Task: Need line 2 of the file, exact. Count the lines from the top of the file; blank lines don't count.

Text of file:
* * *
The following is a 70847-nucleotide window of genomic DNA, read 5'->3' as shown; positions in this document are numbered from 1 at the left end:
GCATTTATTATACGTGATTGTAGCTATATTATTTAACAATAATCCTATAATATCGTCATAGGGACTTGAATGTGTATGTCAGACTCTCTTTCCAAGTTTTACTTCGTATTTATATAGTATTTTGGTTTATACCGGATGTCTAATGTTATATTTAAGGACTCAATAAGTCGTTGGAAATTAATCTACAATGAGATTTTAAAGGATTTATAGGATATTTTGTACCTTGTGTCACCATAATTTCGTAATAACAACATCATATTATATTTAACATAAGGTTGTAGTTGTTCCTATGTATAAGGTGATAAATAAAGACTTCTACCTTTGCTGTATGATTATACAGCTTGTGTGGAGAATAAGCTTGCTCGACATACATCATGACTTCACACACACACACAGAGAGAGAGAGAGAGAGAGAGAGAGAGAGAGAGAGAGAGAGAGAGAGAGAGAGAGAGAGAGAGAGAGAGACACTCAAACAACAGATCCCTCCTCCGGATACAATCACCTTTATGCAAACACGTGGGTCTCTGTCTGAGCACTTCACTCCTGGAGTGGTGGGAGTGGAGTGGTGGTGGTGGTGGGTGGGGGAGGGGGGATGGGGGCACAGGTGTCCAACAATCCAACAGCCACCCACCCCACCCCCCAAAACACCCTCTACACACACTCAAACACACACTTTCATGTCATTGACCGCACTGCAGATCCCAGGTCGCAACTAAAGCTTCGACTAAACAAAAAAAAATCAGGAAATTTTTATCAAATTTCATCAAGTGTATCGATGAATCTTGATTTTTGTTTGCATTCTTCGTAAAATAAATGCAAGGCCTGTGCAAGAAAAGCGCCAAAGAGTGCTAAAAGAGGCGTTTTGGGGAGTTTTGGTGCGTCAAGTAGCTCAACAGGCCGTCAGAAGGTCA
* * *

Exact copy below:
GCATTTATTATACGTGATTGTAGCTATATTATTTAACAATAATCCTATAATATCGTCATAGGGACTTGAATGTGTATGTCAGACTCTCTTTCCAAGTTTTACTTCGTATTTATATAGTATTTTGGTTTATACCGGATGTCTAATGTTATATTTAAGGACTCAATAAGTCGTTGGAAATTAATCTACAATGAGATTTTAAAGGATTTATAGGATATTTTGTACCTTGTGTCACCATAATTTCGTAATAACAACATCATATTATATTTAACATAAGGTTGTAGTTGTTCCTATGTATAAGGTGATAAATAAAGACTTCTACCTTTGCTGTATGATTATACAGCTTGTGTGGAGAATAAGCTTGCTCGACATACATCATGACTTCACACACACACACAGAGAGAGAGAGAGAGAGAGAGAGAGAGAGAGAGAGAGAGAGAGAGAGAGAGAGAGAGAGAGAGAGAGAGACACTCAAACAACAGATCCCTCCTCCGGATACAATCACCTTTATGCAAACACGTGGGTCTCTGTCTGAGCACTTCACTCCTGGAGTGGTGGGAGTGGAGTGGTGGTGGTGGTGGGTGGGGGAGGGGGGATGGGGGCACAGGTGTCCAACAATCCAACAGCCACCCACCCCACCCCCCAAAACACCCTCTACACACACTCAAACACACACTTTCATGTCATTGACCGCACTGCAGATCCCAGGTCGCAACTAAAGCTTCGACTAAACAAAAAAAAATCAGGAAATTTTTATCAAATTTCATCAAGTGTATCGATGAATCTTGATTTTTGTTTGCATTCTTCGTAAAATAAATGCAAGGCCTGTGCAAGAAAAGCGCCAAAGAGTGCTAAAAGAGGCGTTTTGGGGAGTTTTGGTGCGTCAAGTAGCTCAACAGGCCGTCAGAAGGTCA